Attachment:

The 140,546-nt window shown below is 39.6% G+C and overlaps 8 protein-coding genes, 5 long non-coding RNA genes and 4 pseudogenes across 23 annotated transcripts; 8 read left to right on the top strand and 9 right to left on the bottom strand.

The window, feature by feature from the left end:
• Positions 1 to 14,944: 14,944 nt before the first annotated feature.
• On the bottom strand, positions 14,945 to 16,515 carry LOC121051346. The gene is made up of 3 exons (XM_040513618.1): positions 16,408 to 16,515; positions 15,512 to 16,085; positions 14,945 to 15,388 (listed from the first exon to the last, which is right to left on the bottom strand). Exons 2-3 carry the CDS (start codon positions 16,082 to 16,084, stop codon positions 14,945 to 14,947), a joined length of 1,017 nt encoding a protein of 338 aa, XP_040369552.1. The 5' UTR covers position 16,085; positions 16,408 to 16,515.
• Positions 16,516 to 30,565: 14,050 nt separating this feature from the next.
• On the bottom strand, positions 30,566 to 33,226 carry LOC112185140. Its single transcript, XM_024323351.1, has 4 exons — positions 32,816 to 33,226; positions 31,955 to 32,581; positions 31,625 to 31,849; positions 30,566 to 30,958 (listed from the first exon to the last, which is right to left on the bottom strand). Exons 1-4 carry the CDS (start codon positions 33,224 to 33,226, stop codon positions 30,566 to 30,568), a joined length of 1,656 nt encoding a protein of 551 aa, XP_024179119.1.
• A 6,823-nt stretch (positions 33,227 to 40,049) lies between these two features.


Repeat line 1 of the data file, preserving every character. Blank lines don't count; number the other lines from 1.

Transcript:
The 140,546-nt window shown below is 39.6% G+C and overlaps 8 protein-coding genes, 5 long non-coding RNA genes and 4 pseudogenes across 23 annotated transcripts; 8 read left to right on the top strand and 9 right to left on the bottom strand.